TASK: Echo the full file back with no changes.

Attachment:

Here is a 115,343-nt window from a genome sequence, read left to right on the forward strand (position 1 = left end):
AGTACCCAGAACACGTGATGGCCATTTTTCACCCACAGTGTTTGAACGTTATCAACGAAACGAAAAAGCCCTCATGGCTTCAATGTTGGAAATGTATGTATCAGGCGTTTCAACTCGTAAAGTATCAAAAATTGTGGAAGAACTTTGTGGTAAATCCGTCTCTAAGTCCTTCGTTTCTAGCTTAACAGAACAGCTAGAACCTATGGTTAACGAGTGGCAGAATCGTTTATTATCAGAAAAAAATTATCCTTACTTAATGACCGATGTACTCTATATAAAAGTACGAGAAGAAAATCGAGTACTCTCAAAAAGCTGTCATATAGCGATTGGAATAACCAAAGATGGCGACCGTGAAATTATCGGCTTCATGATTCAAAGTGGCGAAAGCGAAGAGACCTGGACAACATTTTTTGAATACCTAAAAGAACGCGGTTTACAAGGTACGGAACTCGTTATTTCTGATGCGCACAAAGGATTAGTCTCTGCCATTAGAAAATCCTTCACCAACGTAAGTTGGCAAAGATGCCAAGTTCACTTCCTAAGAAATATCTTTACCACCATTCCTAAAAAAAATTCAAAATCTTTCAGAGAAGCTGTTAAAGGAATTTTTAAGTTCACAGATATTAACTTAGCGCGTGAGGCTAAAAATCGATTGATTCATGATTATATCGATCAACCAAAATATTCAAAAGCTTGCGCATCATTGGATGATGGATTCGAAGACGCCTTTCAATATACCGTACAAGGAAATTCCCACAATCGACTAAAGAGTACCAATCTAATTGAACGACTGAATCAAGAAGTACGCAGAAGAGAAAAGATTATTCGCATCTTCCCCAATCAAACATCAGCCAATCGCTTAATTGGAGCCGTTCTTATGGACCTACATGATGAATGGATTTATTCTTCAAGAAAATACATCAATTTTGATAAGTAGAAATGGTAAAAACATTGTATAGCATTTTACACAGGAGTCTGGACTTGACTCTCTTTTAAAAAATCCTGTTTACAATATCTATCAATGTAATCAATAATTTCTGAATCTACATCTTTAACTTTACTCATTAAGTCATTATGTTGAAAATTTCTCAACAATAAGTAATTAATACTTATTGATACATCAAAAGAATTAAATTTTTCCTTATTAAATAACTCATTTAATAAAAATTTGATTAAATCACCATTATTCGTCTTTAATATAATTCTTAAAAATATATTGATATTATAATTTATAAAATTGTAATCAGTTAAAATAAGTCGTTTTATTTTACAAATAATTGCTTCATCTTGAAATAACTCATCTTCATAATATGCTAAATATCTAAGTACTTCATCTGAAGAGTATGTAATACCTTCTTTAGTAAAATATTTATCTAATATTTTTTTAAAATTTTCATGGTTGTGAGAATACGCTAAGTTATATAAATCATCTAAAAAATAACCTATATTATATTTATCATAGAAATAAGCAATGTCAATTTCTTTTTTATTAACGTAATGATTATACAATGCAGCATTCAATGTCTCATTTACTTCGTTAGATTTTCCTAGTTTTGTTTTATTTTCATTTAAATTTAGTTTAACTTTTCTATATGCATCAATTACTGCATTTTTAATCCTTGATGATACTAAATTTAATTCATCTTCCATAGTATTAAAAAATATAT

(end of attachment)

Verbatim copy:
Here is a 115,343-nt window from a genome sequence, read left to right on the forward strand (position 1 = left end):
AGTACCCAGAACACGTGATGGCCATTTTTCACCCACAGTGTTTGAACGTTATCAACGAAACGAAAAAGCCCTCATGGCTTCAATGTTGGAAATGTATGTATCAGGCGTTTCAACTCGTAAAGTATCAAAAATTGTGGAAGAACTTTGTGGTAAATCCGTCTCTAAGTCCTTCGTTTCTAGCTTAACAGAACAGCTAGAACCTATGGTTAACGAGTGGCAGAATCGTTTATTATCAGAAAAAAATTATCCTTACTTAATGACCGATGTACTCTATATAAAAGTACGAGAAGAAAATCGAGTACTCTCAAAAAGCTGTCATATAGCGATTGGAATAACCAAAGATGGCGACCGTGAAATTATCGGCTTCATGATTCAAAGTGGCGAAAGCGAAGAGACCTGGACAACATTTTTTGAATACCTAAAAGAACGCGGTTTACAAGGTACGGAACTCGTTATTTCTGATGCGCACAAAGGATTAGTCTCTGCCATTAGAAAATCCTTCACCAACGTAAGTTGGCAAAGATGCCAAGTTCACTTCCTAAGAAATATCTTTACCACCATTCCTAAAAAAAATTCAAAATCTTTCAGAGAAGCTGTTAAAGGAATTTTTAAGTTCACAGATATTAACTTAGCGCGTGAGGCTAAAAATCGATTGATTCATGATTATATCGATCAACCAAAATATTCAAAAGCTTGCGCATCATTGGATGATGGATTCGAAGACGCCTTTCAATATACCGTACAAGGAAATTCCCACAATCGACTAAAGAGTACCAATCTAATTGAACGACTGAATCAAGAAGTACGCAGAAGAGAAAAGATTATTCGCATCTTCCCCAATCAAACATCAGCCAATCGCTTAATTGGAGCCGTTCTTATGGACCTACATGATGAATGGATTTATTCTTCAAGAAAATACATCAATTTTGATAAGTAGAAATGGTAAAAACATTGTATAGCATTTTACACAGGAGTCTGGACTTGACTCTCTTTTAAAAAATCCTGTTTACAATATCTATCAATGTAATCAATAATTTCTGAATCTACATCTTTAACTTTACTCATTAAGTCATTATGTTGAAAATTTCTCAACAATAAGTAATTAATACTTATTGATACATCAAAAGAATTAAATTTTTCCTTATTAAATAACTCATTTAATAAAAATTTGATTAAATCACCATTATTCGTCTTTAATATAATTCTTAAAAATATATTGATATTATAATTTATAAAATTGTAATCAGTTAAAATAAGTCGTTTTATTTTACAAATAATTGCTTCATCTTGAAATAACTCATCTTCATAATATGCTAAATATCTAAGTACTTCATCTGAAGAGTATGTAATACCTTCTTTAGTAAAATATTTATCTAATATTTTTTTAAAATTTTCATGGTTGTGAGAATACGCTAAGTTATATAAATCATCTAAAAAATAACCTATATTATATTTATCATAGAAATAAGCAATGTCAATTTCTTTTTTATTAACGTAATGATTATACAATGCAGCATTCAATGTCTCATTTACTTCGTTAGATTTTCCTAGTTTTGTTTTATTTTCATTTAAATTTAGTTTAACTTTTCTATATGCATCAATTACTGCATTTTTAATCCTTGATGATACTAAATTTAATTCATCTTCCATAGTATTAAAAAATATAT